When you hit a key on the Wurlitzer electronic piano, a felt-tipped hammer rises and strikes a metal reed. The reed vibrates to a certain pitch, which is determined by the weight of a lump of solder at the end of the reed. A pickup converts the vibration into an electrical signal, which is finally amplified by the onboard amp and sent to a speaker.
Here’s how it works in a little more detail:Read More
The Wurlitzer 206 is the student version of the Wurlitzer 200. It is equivalent to the 200 in every day, but it is mounted on a cabinet instead of legs and some features of the amplifier are disabled. However, all of the components that are in a 200 are also present on the circuit board of the 206. Enabling vibrato and the aux output is therefore as simple as adding some wires and a 10k potentiometer. Here is how we do it.Read More
Wurlitzer in the 140 series are transitional models: more reliable than Wurlitzer’s earlier electronic pianos, but not as portable as later models. On the other hand, the 200-series is the iconic final iteration of Wurlitzer keyboards: smaller, lighter, more chrome. If there’s a Wurlitzer 140 (or any of its many variants, from the 140b to the 145) that has caught your eye, you may be wondering if buying it is a good idea. How does it stack up against the 200a? Does it require more work? What are the practical differences between them? This guide is here to help.Read More
The Wurlitzer 200 and 200a are extremely similar. If you are trying to decide between the two models, you should first of all realize that there are no bad decisions here. When restored, both types of keyboard are equally reliable, high-quality instruments. And, of course, both of them have that iconic Wurlitzer sound.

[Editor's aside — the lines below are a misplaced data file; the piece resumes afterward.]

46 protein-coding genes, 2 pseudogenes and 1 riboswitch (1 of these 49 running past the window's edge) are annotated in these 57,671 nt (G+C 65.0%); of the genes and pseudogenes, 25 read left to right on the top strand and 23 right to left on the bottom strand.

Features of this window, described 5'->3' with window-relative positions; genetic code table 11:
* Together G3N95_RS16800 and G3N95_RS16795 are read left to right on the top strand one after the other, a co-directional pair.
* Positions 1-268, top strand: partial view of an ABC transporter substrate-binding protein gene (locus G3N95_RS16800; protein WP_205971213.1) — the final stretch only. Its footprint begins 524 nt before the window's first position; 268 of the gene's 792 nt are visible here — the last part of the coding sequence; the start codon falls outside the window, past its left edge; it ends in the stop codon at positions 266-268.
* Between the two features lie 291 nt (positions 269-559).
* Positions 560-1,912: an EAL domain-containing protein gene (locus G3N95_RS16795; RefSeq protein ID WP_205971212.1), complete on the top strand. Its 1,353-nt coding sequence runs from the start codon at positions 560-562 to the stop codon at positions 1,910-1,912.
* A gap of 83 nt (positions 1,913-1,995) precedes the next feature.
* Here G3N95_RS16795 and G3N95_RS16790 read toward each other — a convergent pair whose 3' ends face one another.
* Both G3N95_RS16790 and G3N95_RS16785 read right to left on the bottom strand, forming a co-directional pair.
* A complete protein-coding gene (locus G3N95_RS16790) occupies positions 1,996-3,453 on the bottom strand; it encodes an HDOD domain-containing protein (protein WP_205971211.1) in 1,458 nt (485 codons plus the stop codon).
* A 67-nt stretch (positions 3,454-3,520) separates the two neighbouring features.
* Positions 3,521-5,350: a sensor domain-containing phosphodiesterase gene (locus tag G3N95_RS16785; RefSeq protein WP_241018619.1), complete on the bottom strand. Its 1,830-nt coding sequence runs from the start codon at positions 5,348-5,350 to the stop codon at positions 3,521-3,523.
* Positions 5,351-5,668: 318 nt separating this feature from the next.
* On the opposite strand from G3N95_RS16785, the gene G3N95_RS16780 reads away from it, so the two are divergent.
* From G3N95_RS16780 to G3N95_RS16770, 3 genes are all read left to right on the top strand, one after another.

If you can’t decide between a Wurlitzer 200 and a 200a, this guide may help. Below, we’ve listed the differences between the 200 and the 200a.Read More
We’ve written about the history of the Gibson GA-5 before. Basically, the GA-5 was Gibson’s first practice amp offering. Not only was the circuit nearly identical to the Fender Champ, but the GA-5’s cabinet was suspiciously similar as well. Eventually, Gibson adopted a more original exterior design, but the circuit remained pretty much the same. This means that a GA-5 of any vintage is an extremely affordable equivalent to a 5F1 Champ.Read More
We’ve discussed the differences between the GA-5 and 5F1, both historically and in terms of the circuit. Here’s how one circuit could be converted to the other, in list form.Read More
Carbon composition resistors are those brown cylindrical resistors that you’ll see in most amps made before 1970. All resistors produce Johnson (thermal) noise, a byproduct of the fact that resistors dissipate heat. However, depending in their material composition and shape, resistors may produce other types of noise as well. Carbon composition resistors produce the most noise. But is this really a bad thing? Yes and no.Read More
Popping and crackling sounds are a very common problem in Wurlitzer keyboards. Although they may sound dramatic, they’re most often caused by debris in the reed bar. This is very common and mostly harmless to the amplifier.Read More
If you flip a Wurlitzer key upside down, you’ll see two holes underneath. These holes line up with the two metal pins in the keybed that guide the key’s vertical travel. They’re called the key bushings, and they’re lined with felt. As the keyboard is played, this felt becomes compressed over time and the keys no longer fit snugly around the key pin. Or, if these felts become damaged, they could prevent the key’s smooth travel and the touch-responsiveness of the keyboard becomes compromised.Read More
There are many different problems that could make a Wurlitzer’s keys stick. Because sticky keys are so case-specific, there is no cure-all solution. However, here are some ideas as to why your Wurlitzer’s keys are sticking.Read More
Some vintage keyboard are in a state of total dilapidation, and will obviously need a lot of work before they can be played. But others are in better condition. They turn on, sound comes out, all or most of the keys work. Is this enough? When can servicing a keyboard that “works” make it perform much better?Read More